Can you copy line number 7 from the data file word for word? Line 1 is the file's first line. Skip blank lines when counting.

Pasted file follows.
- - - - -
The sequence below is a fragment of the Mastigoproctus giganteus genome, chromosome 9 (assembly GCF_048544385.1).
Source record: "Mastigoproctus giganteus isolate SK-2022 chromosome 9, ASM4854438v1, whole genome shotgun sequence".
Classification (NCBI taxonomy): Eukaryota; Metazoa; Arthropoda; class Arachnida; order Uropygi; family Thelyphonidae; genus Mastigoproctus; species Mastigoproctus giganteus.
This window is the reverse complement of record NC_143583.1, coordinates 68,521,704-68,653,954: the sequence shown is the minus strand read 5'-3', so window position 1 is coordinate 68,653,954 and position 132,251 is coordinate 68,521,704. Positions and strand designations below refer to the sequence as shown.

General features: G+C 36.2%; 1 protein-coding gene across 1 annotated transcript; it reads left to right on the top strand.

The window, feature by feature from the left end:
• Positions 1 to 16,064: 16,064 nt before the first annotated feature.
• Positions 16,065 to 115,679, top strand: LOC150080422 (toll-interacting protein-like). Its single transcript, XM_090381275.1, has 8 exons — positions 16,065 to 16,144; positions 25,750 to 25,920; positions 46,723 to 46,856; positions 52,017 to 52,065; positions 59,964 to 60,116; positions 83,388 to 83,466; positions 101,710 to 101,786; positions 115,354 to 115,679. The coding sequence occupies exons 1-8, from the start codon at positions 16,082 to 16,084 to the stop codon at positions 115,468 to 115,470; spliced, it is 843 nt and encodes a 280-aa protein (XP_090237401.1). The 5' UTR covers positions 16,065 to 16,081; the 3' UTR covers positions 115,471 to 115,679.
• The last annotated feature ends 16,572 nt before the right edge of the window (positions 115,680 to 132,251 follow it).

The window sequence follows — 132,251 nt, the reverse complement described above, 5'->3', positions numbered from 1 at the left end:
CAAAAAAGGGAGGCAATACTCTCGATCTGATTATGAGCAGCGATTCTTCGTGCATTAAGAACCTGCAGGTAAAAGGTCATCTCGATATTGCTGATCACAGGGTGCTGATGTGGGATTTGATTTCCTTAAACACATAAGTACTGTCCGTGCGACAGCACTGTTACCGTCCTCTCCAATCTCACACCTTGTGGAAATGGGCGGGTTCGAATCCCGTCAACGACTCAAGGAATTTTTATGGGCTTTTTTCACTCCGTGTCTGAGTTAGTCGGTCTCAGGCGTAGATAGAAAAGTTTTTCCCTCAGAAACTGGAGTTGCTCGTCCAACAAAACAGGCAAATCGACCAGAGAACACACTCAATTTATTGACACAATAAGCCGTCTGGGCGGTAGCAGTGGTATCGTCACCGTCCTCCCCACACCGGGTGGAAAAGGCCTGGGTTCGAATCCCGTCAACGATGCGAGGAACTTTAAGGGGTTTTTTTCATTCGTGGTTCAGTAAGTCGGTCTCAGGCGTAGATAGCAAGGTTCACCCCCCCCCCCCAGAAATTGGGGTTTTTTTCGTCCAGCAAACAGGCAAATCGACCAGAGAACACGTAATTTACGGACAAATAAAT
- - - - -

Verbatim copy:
• Positions 1 to 16,064: 16,064 nt before the first annotated feature.